Department of Virology, Agricultural Research Organization, The Volcani Center, Bet Dagan 50250, Israel
During March 1997, 20 to 30% of field-grown onion (Allium cepa), observed in Bet Shean Valley, Israel, had unusual viral symptoms of straw-colored ringspots on leaves and flower stalks. Leaf samples were analyzed by transmission electron microscopy (EM) of leaf dip preparations. Typical tospovirus-like particles were observed only with samples taken from symptomatic plants. Crude sap from symptomatic tissue was mechanically transmitted to Nicotiana benthamiana, Chenopodium quinoa, and Gomphrena globosa. On inoculated plants of N. benthamiana, chlorotic spots developed on inoculated leaves, followed by systemic necrosis, 4 and 7 days post inoculation (DPI), respectively. On inoculated plants of C. quinoa and G. globosa, necrotic local lesions developed by 4 to 5 DPI. EM studies with ultrathin sections of infected onion and N. benthamiana leaves revealed the presence of tospovirus-like particles. Virus was purified from mechanically infected N. benthamiana and identified as Iris yellow spot tospovirus (IYSV) by Western blots (immunoblots) and enzyme-linked immunosorbent assay (ELISA) (anti-IYSV antiserum was provided by D. Peters, Wageningen, the Netherlands). A high incidence of the disease observed in the surrounding fields and in other onion-growing areas in Israel was associated with large populations of the onion thrips (Thrips tabaci). Although characteristic symptoms have been noted on a frequent basis, effects on yield have yet to be determined. IYSV is known to occur in the Netherlands, where it has been occasionally detected in Iris (1) and leek (A. Porrum) (J. Verhoeven, personal communication). The detection of IYSV in Israel and the wide distribution of thrips in the natural vegetation may be an important constraint on onion and other bulb-crop production in Israel.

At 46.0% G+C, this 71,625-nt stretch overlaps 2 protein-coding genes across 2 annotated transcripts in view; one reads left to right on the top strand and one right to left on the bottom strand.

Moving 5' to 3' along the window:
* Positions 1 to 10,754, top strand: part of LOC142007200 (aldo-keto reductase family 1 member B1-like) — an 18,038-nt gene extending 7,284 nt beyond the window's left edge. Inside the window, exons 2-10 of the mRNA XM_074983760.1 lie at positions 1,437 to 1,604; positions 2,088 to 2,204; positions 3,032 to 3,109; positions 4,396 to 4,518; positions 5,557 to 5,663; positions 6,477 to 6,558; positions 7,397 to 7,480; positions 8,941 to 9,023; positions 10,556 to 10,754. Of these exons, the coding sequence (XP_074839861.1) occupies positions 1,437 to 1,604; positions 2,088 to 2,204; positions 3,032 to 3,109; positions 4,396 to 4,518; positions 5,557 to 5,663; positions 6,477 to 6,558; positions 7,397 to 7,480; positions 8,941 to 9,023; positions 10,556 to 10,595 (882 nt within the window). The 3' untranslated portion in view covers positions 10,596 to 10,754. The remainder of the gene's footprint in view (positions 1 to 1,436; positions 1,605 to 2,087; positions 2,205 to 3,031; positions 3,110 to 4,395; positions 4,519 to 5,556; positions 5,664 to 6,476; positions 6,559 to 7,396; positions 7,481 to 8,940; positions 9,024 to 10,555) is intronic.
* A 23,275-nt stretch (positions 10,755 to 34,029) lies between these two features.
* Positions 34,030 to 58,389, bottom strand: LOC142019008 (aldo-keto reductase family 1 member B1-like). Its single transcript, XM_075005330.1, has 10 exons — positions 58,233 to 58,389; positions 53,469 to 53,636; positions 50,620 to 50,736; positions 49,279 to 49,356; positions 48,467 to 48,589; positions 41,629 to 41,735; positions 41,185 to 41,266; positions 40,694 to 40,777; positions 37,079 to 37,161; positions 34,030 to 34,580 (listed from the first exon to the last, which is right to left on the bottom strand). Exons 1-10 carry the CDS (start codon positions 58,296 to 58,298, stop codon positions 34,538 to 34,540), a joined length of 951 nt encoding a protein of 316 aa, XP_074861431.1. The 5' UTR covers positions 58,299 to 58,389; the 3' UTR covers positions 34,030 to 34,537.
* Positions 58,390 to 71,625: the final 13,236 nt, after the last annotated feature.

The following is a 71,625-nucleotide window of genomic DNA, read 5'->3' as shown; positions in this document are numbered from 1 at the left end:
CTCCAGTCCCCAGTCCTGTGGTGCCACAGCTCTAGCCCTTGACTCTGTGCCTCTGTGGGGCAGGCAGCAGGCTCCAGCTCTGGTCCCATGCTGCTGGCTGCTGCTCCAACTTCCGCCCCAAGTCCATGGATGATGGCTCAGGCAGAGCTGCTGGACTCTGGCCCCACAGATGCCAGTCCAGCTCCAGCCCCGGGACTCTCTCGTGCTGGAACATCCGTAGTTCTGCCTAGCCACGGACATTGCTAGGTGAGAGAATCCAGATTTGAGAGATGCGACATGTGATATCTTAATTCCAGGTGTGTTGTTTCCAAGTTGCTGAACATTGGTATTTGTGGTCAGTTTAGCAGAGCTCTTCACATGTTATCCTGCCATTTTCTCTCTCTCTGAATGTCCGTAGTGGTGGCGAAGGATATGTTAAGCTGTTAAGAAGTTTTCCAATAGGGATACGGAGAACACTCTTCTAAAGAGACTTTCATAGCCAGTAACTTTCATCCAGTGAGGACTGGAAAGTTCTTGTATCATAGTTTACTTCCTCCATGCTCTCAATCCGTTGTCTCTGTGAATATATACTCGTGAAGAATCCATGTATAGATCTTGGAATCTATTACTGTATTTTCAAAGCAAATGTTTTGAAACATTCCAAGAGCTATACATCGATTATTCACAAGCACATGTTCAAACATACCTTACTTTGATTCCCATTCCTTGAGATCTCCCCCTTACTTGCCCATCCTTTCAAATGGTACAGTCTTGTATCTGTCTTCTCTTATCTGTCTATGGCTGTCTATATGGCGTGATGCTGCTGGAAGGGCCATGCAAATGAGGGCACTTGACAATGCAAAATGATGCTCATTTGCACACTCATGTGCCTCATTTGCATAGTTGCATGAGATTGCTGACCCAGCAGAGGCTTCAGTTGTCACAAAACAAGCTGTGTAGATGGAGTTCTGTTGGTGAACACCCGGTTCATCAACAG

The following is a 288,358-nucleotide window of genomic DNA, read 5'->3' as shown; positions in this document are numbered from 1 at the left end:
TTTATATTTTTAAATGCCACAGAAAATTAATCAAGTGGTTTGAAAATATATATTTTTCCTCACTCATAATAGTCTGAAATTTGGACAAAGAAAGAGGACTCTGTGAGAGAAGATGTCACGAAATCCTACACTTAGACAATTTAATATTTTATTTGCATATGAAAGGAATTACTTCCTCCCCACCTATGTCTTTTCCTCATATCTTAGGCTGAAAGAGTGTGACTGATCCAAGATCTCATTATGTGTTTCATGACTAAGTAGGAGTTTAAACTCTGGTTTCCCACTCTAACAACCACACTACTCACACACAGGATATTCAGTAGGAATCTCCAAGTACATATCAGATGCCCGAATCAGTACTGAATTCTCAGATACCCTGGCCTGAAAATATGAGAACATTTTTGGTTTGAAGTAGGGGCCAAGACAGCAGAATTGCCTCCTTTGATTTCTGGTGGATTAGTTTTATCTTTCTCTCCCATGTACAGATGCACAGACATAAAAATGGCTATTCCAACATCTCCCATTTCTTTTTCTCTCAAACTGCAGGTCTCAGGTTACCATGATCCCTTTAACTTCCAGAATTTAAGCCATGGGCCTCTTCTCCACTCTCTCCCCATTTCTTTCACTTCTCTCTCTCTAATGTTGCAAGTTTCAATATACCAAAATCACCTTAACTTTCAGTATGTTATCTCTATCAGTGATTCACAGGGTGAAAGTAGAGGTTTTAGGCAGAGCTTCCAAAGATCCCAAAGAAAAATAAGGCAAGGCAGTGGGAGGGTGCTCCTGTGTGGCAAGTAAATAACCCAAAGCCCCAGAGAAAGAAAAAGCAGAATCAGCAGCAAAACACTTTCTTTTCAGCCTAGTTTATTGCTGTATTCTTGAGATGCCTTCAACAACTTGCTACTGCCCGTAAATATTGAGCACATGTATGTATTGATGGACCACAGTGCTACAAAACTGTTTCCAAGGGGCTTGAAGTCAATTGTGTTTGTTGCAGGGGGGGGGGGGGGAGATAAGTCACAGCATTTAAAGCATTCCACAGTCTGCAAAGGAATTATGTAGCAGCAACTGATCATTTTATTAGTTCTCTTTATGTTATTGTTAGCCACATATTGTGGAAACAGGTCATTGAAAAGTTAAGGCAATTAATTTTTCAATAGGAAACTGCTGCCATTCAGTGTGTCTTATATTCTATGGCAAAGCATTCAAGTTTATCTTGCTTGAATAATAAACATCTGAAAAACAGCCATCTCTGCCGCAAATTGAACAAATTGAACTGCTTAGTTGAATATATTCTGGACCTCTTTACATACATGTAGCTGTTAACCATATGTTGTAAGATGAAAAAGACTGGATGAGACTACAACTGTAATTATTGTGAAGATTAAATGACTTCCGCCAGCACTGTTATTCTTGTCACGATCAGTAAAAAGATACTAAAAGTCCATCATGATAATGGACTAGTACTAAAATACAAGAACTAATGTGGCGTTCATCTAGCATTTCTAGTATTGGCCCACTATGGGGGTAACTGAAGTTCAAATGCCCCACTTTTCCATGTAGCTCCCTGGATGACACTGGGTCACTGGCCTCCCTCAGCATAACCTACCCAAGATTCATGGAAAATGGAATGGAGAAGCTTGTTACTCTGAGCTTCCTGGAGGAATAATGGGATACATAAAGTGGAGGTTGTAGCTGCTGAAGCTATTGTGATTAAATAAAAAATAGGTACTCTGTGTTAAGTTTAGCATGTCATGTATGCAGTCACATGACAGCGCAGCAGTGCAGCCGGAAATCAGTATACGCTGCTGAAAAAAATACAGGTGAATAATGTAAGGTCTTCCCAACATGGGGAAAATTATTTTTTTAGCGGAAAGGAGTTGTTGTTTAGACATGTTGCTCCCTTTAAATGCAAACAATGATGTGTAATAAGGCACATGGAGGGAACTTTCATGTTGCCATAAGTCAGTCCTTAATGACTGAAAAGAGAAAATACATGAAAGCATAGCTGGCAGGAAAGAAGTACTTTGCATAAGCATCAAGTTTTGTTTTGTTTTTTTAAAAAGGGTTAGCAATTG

Reference: (1) A. F. L. M. Derks and M. E. C. Lemmers. Acta Hortic. 432:132, 1996.